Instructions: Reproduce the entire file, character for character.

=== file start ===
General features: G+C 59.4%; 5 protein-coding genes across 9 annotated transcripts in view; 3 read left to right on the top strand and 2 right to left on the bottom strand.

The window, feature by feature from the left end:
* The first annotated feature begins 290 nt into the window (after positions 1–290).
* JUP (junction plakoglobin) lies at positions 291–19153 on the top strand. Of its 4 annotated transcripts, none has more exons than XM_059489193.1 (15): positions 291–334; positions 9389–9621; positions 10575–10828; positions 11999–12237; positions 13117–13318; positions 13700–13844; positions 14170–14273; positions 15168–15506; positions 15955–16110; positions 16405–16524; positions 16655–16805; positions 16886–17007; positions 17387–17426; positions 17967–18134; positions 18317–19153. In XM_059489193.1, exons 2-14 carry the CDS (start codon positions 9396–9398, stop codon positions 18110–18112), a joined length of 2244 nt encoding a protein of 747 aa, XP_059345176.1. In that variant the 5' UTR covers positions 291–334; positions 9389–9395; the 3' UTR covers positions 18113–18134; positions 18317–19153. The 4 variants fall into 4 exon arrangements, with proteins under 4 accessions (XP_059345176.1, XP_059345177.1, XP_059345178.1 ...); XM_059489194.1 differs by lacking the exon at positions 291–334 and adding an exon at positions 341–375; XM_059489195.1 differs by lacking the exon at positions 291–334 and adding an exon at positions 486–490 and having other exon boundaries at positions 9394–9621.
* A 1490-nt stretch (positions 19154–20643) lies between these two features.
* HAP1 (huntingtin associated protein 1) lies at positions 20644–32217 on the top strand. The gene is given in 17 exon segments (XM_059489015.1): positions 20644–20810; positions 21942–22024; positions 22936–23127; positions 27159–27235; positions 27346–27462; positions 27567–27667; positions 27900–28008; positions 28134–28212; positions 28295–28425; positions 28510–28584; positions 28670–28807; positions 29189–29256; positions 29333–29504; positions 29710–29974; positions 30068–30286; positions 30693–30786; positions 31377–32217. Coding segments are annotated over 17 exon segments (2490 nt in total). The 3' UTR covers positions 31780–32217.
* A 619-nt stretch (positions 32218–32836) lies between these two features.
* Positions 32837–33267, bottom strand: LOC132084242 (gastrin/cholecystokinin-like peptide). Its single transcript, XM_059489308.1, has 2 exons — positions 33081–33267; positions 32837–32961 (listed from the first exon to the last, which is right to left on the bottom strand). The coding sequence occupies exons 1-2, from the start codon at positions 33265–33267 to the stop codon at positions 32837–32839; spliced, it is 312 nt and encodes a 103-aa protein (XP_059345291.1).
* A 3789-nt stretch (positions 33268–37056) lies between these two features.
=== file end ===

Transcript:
General features: G+C 59.4%; 5 protein-coding genes across 9 annotated transcripts in view; 3 read left to right on the top strand and 2 right to left on the bottom strand.

The window, feature by feature from the left end:
* The first annotated feature begins 290 nt into the window (after positions 1–290).
* JUP (junction plakoglobin) lies at positions 291–19153 on the top strand. Of its 4 annotated transcripts, none has more exons than XM_059489193.1 (15): positions 291–334; positions 9389–9621; positions 10575–10828; positions 11999–12237; positions 13117–13318; positions 13700–13844; positions 14170–14273; positions 15168–15506; positions 15955–16110; positions 16405–16524; positions 16655–16805; positions 16886–17007; positions 17387–17426; positions 17967–18134; positions 18317–19153. In XM_059489193.1, exons 2-14 carry the CDS (start codon positions 9396–9398, stop codon positions 18110–18112), a joined length of 2244 nt encoding a protein of 747 aa, XP_059345176.1. In that variant the 5' UTR covers positions 291–334; positions 9389–9395; the 3' UTR covers positions 18113–18134; positions 18317–19153. The 4 variants fall into 4 exon arrangements, with proteins under 4 accessions (XP_059345176.1, XP_059345177.1, XP_059345178.1 ...); XM_059489194.1 differs by lacking the exon at positions 291–334 and adding an exon at positions 341–375; XM_059489195.1 differs by lacking the exon at positions 291–334 and adding an exon at positions 486–490 and having other exon boundaries at positions 9394–9621.
* A 1490-nt stretch (positions 19154–20643) lies between these two features.
* HAP1 (huntingtin associated protein 1) lies at positions 20644–32217 on the top strand. The gene is given in 17 exon segments (XM_059489015.1): positions 20644–20810; positions 21942–22024; positions 22936–23127; positions 27159–27235; positions 27346–27462; positions 27567–27667; positions 27900–28008; positions 28134–28212; positions 28295–28425; positions 28510–28584; positions 28670–28807; positions 29189–29256; positions 29333–29504; positions 29710–29974; positions 30068–30286; positions 30693–30786; positions 31377–32217. Coding segments are annotated over 17 exon segments (2490 nt in total). The 3' UTR covers positions 31780–32217.
* A 619-nt stretch (positions 32218–32836) lies between these two features.
* Positions 32837–33267, bottom strand: LOC132084242 (gastrin/cholecystokinin-like peptide). Its single transcript, XM_059489308.1, has 2 exons — positions 33081–33267; positions 32837–32961 (listed from the first exon to the last, which is right to left on the bottom strand). The coding sequence occupies exons 1-2, from the start codon at positions 33265–33267 to the stop codon at positions 32837–32839; spliced, it is 312 nt and encodes a 103-aa protein (XP_059345291.1).
* A 3789-nt stretch (positions 33268–37056) lies between these two features.